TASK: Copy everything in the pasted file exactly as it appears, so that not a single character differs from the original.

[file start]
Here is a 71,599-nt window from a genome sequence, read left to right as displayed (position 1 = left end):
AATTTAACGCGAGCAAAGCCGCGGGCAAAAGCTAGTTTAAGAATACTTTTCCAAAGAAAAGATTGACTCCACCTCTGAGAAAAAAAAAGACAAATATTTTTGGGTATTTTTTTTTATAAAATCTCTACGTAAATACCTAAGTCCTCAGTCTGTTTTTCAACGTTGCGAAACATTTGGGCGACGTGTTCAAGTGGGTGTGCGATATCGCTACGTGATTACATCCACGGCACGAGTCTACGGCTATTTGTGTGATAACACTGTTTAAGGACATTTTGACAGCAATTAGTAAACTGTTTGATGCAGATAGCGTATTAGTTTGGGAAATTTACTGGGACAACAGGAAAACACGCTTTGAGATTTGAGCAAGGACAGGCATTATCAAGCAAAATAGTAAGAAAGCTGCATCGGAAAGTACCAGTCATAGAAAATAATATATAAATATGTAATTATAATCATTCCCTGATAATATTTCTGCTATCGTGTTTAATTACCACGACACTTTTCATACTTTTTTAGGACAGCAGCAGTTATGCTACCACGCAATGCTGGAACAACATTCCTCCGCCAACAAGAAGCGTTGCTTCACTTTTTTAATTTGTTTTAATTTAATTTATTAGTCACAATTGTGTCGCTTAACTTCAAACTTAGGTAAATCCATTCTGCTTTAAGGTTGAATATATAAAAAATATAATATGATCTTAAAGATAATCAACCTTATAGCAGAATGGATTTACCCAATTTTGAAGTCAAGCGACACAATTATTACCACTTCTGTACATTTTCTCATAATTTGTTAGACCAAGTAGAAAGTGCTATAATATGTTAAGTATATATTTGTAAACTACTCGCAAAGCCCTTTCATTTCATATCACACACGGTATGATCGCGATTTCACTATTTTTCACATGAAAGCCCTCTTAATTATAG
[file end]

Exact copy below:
Here is a 71,599-nt window from a genome sequence, read left to right as displayed (position 1 = left end):
AATTTAACGCGAGCAAAGCCGCGGGCAAAAGCTAGTTTAAGAATACTTTTCCAAAGAAAAGATTGACTCCACCTCTGAGAAAAAAAAAGACAAATATTTTTGGGTATTTTTTTTTATAAAATCTCTACGTAAATACCTAAGTCCTCAGTCTGTTTTTCAACGTTGCGAAACATTTGGGCGACGTGTTCAAGTGGGTGTGCGATATCGCTACGTGATTACATCCACGGCACGAGTCTACGGCTATTTGTGTGATAACACTGTTTAAGGACATTTTGACAGCAATTAGTAAACTGTTTGATGCAGATAGCGTATTAGTTTGGGAAATTTACTGGGACAACAGGAAAACACGCTTTGAGATTTGAGCAAGGACAGGCATTATCAAGCAAAATAGTAAGAAAGCTGCATCGGAAAGTACCAGTCATAGAAAATAATATATAAATATGTAATTATAATCATTCCCTGATAATATTTCTGCTATCGTGTTTAATTACCACGACACTTTTCATACTTTTTTAGGACAGCAGCAGTTATGCTACCACGCAATGCTGGAACAACATTCCTCCGCCAACAAGAAGCGTTGCTTCACTTTTTTAATTTGTTTTAATTTAATTTATTAGTCACAATTGTGTCGCTTAACTTCAAACTTAGGTAAATCCATTCTGCTTTAAGGTTGAATATATAAAAAATATAATATGATCTTAAAGATAATCAACCTTATAGCAGAATGGATTTACCCAATTTTGAAGTCAAGCGACACAATTATTACCACTTCTGTACATTTTCTCATAATTTGTTAGACCAAGTAGAAAGTGCTATAATATGTTAAGTATATATTTGTAAACTACTCGCAAAGCCCTTTCATTTCATATCACACACGGTATGATCGCGATTTCACTATTTTTCACATGAAAGCCCTCTTAATTATAG